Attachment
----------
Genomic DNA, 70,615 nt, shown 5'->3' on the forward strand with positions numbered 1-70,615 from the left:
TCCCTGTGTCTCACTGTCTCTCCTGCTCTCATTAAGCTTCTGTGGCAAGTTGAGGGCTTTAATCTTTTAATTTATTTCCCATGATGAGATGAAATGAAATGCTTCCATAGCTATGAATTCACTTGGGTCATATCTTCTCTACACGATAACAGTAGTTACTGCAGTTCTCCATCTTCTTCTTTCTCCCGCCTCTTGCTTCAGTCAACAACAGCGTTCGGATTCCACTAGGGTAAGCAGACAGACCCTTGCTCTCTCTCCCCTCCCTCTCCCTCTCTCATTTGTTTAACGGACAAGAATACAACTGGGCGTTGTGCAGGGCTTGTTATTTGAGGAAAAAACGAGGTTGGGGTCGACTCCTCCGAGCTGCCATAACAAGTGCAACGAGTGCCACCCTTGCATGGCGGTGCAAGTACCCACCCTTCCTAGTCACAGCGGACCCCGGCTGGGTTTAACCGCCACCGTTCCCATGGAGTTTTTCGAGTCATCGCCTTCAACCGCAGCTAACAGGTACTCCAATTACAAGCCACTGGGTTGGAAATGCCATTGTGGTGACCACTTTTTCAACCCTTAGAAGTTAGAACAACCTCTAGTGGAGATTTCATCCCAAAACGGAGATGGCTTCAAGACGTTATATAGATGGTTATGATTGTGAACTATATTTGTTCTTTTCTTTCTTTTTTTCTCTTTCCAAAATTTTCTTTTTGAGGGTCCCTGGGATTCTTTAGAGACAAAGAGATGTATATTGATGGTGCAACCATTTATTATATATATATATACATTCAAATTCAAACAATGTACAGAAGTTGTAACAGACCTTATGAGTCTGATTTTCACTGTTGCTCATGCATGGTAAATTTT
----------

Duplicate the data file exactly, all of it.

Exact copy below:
Genomic DNA, 70,615 nt, shown 5'->3' on the forward strand with positions numbered 1-70,615 from the left:
TCCCTGTGTCTCACTGTCTCTCCTGCTCTCATTAAGCTTCTGTGGCAAGTTGAGGGCTTTAATCTTTTAATTTATTTCCCATGATGAGATGAAATGAAATGCTTCCATAGCTATGAATTCACTTGGGTCATATCTTCTCTACACGATAACAGTAGTTACTGCAGTTCTCCATCTTCTTCTTTCTCCCGCCTCTTGCTTCAGTCAACAACAGCGTTCGGATTCCACTAGGGTAAGCAGACAGACCCTTGCTCTCTCTCCCCTCCCTCTCCCTCTCTCATTTGTTTAACGGACAAGAATACAACTGGGCGTTGTGCAGGGCTTGTTATTTGAGGAAAAAACGAGGTTGGGGTCGACTCCTCCGAGCTGCCATAACAAGTGCAACGAGTGCCACCCTTGCATGGCGGTGCAAGTACCCACCCTTCCTAGTCACAGCGGACCCCGGCTGGGTTTAACCGCCACCGTTCCCATGGAGTTTTTCGAGTCATCGCCTTCAACCGCAGCTAACAGGTACTCCAATTACAAGCCACTGGGTTGGAAATGCCATTGTGGTGACCACTTTTTCAACCCTTAGAAGTTAGAACAACCTCTAGTGGAGATTTCATCCCAAAACGGAGATGGCTTCAAGACGTTATATAGATGGTTATGATTGTGAACTATATTTGTTCTTTTCTTTCTTTTTTTCTCTTTCCAAAATTTTCTTTTTGAGGGTCCCTGGGATTCTTTAGAGACAAAGAGATGTATATTGATGGTGCAACCATTTATTATATATATATATACATTCAAATTCAAACAATGTACAGAAGTTGTAACAGACCTTATGAGTCTGATTTTCACTGTTGCTCATGCATGGTAAATTTT